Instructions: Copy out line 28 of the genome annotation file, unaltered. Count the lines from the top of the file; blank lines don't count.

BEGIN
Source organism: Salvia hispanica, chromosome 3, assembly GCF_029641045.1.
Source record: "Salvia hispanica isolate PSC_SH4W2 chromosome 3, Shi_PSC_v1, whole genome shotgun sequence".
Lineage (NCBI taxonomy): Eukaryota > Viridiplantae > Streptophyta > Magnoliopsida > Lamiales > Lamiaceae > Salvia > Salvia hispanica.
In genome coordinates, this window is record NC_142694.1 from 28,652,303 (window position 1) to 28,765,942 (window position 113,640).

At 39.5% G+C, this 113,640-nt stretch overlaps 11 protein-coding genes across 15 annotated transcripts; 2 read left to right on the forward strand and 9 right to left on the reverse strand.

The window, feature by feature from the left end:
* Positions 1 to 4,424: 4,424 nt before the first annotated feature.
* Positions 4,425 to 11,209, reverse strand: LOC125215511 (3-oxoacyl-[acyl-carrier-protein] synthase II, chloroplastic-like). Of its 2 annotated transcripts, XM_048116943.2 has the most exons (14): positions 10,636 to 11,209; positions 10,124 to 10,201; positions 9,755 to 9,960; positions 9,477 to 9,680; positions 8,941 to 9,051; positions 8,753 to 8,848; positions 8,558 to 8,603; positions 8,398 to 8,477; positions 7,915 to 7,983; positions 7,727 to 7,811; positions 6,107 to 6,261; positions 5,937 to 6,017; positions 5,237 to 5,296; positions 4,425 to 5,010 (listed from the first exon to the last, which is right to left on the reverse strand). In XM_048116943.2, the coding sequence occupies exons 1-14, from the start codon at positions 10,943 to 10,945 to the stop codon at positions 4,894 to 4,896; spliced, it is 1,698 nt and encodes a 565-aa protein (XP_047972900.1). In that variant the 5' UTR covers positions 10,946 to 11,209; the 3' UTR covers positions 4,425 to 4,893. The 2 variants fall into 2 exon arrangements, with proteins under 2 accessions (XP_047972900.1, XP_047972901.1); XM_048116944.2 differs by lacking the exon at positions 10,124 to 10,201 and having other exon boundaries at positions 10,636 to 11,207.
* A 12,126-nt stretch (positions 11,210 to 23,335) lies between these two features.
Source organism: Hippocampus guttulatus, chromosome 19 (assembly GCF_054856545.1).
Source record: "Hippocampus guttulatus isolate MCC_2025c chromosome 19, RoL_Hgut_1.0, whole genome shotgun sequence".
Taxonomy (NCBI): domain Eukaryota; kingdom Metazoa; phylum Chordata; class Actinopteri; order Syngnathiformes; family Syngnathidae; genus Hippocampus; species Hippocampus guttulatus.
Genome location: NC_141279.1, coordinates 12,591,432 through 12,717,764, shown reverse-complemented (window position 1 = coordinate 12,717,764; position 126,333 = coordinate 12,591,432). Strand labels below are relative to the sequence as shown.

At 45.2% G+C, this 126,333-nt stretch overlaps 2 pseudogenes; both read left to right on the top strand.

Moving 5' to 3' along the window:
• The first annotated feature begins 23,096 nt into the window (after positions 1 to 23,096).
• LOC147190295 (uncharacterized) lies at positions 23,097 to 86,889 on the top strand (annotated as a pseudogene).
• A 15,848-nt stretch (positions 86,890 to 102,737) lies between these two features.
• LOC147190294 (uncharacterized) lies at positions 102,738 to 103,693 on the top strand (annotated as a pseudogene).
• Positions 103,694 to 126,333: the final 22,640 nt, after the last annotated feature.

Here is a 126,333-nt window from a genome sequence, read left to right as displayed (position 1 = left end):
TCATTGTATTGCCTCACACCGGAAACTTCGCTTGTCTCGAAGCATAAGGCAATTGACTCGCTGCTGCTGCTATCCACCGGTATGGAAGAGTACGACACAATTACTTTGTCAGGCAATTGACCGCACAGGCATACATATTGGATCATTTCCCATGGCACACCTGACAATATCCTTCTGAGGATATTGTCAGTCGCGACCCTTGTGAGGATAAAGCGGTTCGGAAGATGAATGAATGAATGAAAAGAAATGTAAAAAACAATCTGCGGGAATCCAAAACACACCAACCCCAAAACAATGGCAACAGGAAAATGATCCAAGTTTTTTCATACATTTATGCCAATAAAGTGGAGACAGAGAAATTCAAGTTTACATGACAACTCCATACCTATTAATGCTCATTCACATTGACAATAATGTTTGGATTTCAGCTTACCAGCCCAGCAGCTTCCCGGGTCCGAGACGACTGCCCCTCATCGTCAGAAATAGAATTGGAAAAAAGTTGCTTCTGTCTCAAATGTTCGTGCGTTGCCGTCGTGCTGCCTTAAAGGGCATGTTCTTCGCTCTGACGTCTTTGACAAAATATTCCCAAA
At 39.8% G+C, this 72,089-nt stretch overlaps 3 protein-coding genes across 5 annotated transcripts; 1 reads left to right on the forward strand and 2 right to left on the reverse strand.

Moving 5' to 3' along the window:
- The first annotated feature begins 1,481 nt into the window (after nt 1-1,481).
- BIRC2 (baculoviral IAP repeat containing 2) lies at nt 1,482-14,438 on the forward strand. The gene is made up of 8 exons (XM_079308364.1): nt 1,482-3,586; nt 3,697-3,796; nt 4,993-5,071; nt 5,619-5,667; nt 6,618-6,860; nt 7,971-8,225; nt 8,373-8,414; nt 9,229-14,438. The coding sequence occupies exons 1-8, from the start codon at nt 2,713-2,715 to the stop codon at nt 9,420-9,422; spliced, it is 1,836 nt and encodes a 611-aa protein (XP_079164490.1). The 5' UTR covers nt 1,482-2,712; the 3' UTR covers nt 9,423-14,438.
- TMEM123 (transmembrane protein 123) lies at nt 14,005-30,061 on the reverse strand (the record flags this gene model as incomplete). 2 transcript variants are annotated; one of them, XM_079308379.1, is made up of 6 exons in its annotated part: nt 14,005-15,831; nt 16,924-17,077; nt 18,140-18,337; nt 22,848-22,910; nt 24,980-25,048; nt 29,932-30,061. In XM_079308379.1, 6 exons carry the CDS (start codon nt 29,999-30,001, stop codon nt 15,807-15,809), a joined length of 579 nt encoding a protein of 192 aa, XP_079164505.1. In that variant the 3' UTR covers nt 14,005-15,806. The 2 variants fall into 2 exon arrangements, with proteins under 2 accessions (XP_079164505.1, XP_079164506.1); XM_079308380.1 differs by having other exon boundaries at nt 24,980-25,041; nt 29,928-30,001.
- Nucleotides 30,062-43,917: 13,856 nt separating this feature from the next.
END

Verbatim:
- Nucleotides 30,062-43,917: 13,856 nt separating this feature from the next.